UPDATED: 11 states in northern Nigeria yet to pass child rights law — UNICEF Official

Underage children roaming begging for food in Dutse, Jigawa State.

At least 11 northern states in Nigeria are yet to pass a child rights law despite its obvious benefits for children, a child protection specialist with the United Nations Children’s Fund (UNICEF), Sharon Oladiji, has said.

The states are Bauchi, Yobe, Kano, Sokoto, Adamawa, Borno, Zamfara, Gombe, Katsina, Kebbi, and Jigawa.

Ms Oladiji initially listed 12 states, including Kaduna, as not passing such a law. Findings, however, showed Kaduna passed its child protection law in 2018.

Speaking during a two-day media dialogue on the Convention on the Rights of the Child (CRC) at 30, Ms Oladiji said many of such states believe some sections of the child rights law need to be amended as it negates their belief and cultural practice.

The dialogue was organised by the Child Rights Information Bureau (CRIB) of the Federal Ministry of Information and Culture, in collaboration with UNICEF.

CRC was adopted on November 20, 1989 by the UN General Assembly, and was ratified by 194 state parties, except Somalia.

It covers civil, political, economic, social and cultural rights, thus underscoring the indivisibility and equal importance of all rights.

Nigeria adopted the Child Rights Act in 2003 to domesticate the international Convention on the Rights of the Child.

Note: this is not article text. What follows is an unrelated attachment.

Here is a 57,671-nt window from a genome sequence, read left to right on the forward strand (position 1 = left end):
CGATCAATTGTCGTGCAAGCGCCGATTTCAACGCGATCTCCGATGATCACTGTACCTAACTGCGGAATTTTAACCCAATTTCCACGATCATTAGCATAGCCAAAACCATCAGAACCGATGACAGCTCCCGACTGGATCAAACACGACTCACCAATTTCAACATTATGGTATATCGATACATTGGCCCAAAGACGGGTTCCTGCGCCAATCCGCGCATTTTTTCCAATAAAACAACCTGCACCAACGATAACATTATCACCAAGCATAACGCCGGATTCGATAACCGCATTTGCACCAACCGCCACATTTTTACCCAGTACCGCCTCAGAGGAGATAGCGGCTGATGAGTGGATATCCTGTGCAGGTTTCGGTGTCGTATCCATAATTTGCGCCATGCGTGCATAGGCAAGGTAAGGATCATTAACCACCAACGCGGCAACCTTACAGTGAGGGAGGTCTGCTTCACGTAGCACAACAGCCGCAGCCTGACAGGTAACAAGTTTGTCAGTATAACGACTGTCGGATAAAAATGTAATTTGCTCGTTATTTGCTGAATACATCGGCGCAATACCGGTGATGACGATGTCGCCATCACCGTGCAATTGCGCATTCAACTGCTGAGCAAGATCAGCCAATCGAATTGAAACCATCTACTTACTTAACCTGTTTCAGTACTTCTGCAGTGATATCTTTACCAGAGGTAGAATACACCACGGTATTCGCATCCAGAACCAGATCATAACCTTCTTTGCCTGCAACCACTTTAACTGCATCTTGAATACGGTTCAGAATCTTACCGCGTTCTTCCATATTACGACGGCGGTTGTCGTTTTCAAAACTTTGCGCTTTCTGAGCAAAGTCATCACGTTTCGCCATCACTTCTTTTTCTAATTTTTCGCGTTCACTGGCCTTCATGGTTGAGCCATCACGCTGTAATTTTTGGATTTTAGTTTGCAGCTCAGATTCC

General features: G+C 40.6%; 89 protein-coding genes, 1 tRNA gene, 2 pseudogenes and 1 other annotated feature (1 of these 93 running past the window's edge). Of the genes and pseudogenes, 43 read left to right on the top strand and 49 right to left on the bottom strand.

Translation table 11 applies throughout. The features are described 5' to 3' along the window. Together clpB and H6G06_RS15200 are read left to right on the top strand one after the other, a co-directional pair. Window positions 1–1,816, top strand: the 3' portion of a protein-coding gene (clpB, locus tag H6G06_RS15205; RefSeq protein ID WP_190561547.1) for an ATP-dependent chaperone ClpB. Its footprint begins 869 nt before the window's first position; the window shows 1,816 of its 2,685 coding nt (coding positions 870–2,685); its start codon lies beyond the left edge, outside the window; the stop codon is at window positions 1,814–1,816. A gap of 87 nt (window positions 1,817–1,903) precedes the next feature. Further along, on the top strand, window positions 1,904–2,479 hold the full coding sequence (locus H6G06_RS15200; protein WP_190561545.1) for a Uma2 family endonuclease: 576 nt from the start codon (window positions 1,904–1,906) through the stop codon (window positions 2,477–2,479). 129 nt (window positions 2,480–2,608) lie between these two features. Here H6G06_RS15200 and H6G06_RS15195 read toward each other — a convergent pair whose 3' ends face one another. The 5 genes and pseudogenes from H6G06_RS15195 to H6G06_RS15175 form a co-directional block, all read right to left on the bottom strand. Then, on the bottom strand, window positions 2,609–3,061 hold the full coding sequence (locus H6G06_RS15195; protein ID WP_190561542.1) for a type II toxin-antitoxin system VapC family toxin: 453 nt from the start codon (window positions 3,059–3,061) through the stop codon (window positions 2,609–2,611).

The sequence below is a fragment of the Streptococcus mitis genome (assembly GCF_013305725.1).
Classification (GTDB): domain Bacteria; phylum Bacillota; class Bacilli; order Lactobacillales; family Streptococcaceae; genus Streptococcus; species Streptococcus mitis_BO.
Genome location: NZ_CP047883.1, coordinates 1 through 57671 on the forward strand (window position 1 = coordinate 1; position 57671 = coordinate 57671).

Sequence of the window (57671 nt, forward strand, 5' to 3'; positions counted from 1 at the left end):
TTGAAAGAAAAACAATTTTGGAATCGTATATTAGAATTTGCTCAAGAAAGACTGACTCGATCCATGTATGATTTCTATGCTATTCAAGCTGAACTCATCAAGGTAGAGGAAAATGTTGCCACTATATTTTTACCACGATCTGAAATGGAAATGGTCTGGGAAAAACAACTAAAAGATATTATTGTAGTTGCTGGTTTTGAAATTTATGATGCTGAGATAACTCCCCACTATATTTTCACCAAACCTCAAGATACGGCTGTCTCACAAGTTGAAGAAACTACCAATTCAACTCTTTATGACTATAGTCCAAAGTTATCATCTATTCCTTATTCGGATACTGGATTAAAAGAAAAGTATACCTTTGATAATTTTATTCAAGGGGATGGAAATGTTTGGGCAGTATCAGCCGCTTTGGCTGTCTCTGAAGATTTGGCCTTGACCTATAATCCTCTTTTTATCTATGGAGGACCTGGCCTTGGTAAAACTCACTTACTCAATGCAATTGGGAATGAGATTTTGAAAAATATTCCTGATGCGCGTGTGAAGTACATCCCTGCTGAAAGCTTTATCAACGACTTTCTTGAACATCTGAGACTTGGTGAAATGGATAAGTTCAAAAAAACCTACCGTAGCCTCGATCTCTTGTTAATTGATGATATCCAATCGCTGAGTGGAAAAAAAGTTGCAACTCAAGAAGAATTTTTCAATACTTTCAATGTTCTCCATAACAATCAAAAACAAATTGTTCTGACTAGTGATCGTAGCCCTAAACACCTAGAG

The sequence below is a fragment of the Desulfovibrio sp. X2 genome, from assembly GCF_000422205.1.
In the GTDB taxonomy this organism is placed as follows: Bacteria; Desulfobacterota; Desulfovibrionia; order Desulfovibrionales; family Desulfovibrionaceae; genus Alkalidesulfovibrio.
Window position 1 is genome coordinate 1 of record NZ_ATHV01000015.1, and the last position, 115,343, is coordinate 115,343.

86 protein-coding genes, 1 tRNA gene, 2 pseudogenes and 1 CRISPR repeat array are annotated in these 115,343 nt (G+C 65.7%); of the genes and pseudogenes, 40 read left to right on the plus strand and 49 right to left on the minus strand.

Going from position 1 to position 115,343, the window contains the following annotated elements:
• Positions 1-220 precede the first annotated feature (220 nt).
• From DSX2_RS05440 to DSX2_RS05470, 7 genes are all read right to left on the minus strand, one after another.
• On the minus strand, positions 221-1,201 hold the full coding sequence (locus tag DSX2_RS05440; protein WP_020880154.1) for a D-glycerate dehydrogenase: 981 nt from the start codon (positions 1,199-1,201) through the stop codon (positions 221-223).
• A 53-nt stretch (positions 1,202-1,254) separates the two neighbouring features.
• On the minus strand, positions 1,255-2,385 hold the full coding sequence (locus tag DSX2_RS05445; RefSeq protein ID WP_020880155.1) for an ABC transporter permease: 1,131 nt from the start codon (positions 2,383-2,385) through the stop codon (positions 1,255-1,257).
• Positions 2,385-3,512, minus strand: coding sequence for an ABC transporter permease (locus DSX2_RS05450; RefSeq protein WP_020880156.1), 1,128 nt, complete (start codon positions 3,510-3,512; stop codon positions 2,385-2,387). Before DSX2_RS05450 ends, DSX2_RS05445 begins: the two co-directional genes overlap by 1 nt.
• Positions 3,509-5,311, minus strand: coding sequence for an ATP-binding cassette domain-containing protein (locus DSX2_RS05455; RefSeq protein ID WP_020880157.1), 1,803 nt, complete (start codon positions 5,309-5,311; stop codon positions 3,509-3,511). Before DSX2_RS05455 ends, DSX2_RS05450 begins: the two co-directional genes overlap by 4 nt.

This act covers every aspect of the lives of children and adolescents. They are broken down into the following: survival rights, development rights, participation rights, and protection rights.

Ms Oladiji said governments at all level should put laws in place to protect the rights of children in Nigeria.

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She said the success of this would encourage implementation and children will consequently grow into better adults in future.

She noted that investing in a child was paramount for Nigeria and Africa to realise the rights of the burgeoning child population.

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“A healthy development of a child is crucial to the future well-being of any nation. Special attention is required for Nigeria which is the country with the largest increase in absolute numbers of both birth and child population. It is time we acknowledge our shared responsibility and address this issue,” she said.

In his presentation, Child Protection Specialist, UNICEF, Dennis Onoise said culture is only one of the many reasons stakeholders refuse to push for the implementation of the Child Rights Law in their states.

He said personal interest also plays its part in the delay of implementing such law.

He said some stakeholders might refuse to push for the law because if implementation starts, it may affect them.

The Chief of communication, UNICEF, Eliana Drakopoulos said the Convention on the rights of the child must be made known to everyone in order to ensure full protection and adoption of the CRC act.

“The need to ensure that children are empowered all round to take their pride of place in our society and the world at large.

“This is a realisation that all children have a right to better life, an opportunity to survive, develop and reach their full potentials,” she said.

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